Still by Lauren Winner and some thoughts on the middle.

Atticus has been sick constantly over the past month, fighting ear and sinus infections. I am not the first to note the desperation that comes with being the parent of a sick child, when you have tried everything you can do and still he cries out with pain and discomfort.

It was on one of these days that Still by Lauren Winner arrived in my mailbox (via my friend Kristen, through my friend Katey). It is a book about the middle life of Christianity, when things are no longer fresh and hopeful. What is it that keeps us still here, still tied to these ideas of faith? What do we do when all we hear is the stillness, and no voice answers us?

While Girl Meets God is one of my favorite books, I relate more to the middle than to Winner’s story of conversion. I don’t remember falling in love with Jesus. My story of faith has been about finding meaning here, in the difficult and ordinary part of the journey. Winner’s mid-faith crisis was brought about by her mother’s death and her unhappy marriage and subsequent divorce, but Christians in the middle of faith know that the ordinary wearing down of life can cause these same feelings of crisis. What I believed is not working, and I do not know where I have found myself.

Still is structured into three parts: the Wall, Movement, and Presence. At first, God seems absent, then there are heart stirrings, and finally, there is a reconciliation of sorts. It is those heart stirrings that have interested me lately. The people who would quote Exodus and say that the Lord will fight and that you need only to be still are not talking about the still void that Lauren Winner means here. How do you make the first move into that void? It would be nice to imagine that the movement will all be in your direction, but in my experience you must at least make space for God to move in your life. And sometimes that is quite a lot to ask. The heartbreak and joy of the middle is that things will have to change. For better or for worse, you will lose the faith you had. But there is the hope of something new and alive that could take its place.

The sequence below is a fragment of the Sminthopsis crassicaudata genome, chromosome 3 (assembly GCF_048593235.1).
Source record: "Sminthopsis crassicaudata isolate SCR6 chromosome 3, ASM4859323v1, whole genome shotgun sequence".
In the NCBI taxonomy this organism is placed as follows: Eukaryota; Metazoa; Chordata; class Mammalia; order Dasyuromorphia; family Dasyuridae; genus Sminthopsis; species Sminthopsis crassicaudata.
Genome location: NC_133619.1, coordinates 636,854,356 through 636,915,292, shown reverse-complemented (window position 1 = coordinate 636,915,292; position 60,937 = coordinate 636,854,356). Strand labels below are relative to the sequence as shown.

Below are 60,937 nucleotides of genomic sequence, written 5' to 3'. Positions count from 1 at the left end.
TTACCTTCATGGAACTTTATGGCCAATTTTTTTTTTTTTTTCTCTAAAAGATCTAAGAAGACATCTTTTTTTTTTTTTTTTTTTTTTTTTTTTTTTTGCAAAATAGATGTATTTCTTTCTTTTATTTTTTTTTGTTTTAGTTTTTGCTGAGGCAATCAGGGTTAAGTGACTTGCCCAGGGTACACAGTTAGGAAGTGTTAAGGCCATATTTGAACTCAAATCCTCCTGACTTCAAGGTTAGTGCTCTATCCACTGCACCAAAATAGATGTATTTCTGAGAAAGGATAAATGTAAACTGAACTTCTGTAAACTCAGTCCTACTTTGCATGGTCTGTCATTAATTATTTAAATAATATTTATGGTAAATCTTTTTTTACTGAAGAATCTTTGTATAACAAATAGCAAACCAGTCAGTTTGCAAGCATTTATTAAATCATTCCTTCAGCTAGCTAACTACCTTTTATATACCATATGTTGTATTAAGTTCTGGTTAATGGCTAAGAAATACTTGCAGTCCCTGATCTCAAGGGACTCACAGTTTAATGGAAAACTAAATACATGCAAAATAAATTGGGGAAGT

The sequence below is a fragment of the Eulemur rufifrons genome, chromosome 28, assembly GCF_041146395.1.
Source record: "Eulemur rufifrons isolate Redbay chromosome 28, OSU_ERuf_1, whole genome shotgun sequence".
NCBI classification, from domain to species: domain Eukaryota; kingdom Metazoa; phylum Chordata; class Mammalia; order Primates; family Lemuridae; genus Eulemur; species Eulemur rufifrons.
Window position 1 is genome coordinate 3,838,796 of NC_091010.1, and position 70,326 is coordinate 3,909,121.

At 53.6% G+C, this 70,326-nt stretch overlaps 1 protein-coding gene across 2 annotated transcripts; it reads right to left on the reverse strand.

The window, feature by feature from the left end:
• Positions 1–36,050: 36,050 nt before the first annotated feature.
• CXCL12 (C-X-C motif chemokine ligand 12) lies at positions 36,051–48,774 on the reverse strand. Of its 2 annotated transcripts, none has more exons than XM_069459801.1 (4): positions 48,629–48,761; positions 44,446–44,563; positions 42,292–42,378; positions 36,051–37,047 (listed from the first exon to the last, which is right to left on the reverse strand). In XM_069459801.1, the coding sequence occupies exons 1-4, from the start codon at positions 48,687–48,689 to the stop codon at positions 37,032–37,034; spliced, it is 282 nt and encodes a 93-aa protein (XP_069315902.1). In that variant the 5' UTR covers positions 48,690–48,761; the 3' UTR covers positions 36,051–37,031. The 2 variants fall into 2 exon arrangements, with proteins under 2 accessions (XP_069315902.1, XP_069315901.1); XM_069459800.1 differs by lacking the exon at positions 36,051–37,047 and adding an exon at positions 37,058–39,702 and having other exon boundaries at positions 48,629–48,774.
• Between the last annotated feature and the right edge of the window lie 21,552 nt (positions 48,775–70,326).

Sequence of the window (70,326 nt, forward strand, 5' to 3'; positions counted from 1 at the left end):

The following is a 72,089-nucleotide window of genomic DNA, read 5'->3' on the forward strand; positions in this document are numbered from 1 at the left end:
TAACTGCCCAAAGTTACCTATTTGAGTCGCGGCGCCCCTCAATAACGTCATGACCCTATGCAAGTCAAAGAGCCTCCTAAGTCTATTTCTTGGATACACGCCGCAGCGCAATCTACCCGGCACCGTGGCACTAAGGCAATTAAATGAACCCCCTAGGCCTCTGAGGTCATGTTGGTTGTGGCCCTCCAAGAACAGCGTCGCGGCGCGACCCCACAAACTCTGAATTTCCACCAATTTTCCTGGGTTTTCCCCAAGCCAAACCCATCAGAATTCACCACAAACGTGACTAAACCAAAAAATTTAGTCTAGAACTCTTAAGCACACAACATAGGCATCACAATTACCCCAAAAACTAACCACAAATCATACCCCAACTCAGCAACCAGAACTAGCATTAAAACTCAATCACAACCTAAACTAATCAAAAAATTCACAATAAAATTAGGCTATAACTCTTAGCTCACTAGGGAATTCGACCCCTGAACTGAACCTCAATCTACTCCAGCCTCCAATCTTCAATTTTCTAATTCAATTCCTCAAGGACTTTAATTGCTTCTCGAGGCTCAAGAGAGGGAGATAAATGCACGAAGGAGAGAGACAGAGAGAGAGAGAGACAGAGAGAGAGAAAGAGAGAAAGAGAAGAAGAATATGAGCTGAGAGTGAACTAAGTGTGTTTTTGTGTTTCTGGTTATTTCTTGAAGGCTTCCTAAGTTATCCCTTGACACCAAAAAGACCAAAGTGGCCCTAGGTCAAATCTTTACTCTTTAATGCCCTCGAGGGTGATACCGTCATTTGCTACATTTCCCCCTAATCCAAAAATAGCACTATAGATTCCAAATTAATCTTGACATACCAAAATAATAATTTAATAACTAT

In an interview in the back of the book, Lauren Winner points out that coming through this crisis doesn’t mean that she’s reached the end of her faith journey. Instead, these same cycles will likely play out again and again in similar ways. We live our lives in the middle, and it is an idea that I hope that more authors will wrestle with in the coming years.

I have started to wonder if I am drawn to something about the transition of the middle. What I like about working in a middle school is that these are such formative years. The students are staking claim to who they want to be. And the middle-of-the-middle, 7th grade, is by far the hardest on them. I love to see 8th graders who have come through it all with clear eyes and a sense of self. They are still in the middle, but they know they are going to make it. Middle school is an apt metaphor for the stages that Winner goes through in this book.

One night, Atticus could not be calmed, so Mike brought him in to me and I nursed him. For an hour, he tossed and turned, crying out with discomfort from his sinuses. I held his ankle and prayed, not that he would get better, but simply that his body would find some peace. Finally, he propped himself up on Mike and we all got a couple of hours of sleep. I was relieved by the eventual stillness of his body and the idea that if he would only stop fighting, we could offer him some comfort. It is too simplistic to spout stillness as a catch-all answer for the middle times. It is work to say prayers into a void when you are not sure anyone is listening. It is work to go to church when your heart is broken. And sometimes, it is work to still yourself in the silence.

I recommend Still to anyone who knows the dark and quiet time of the middle.

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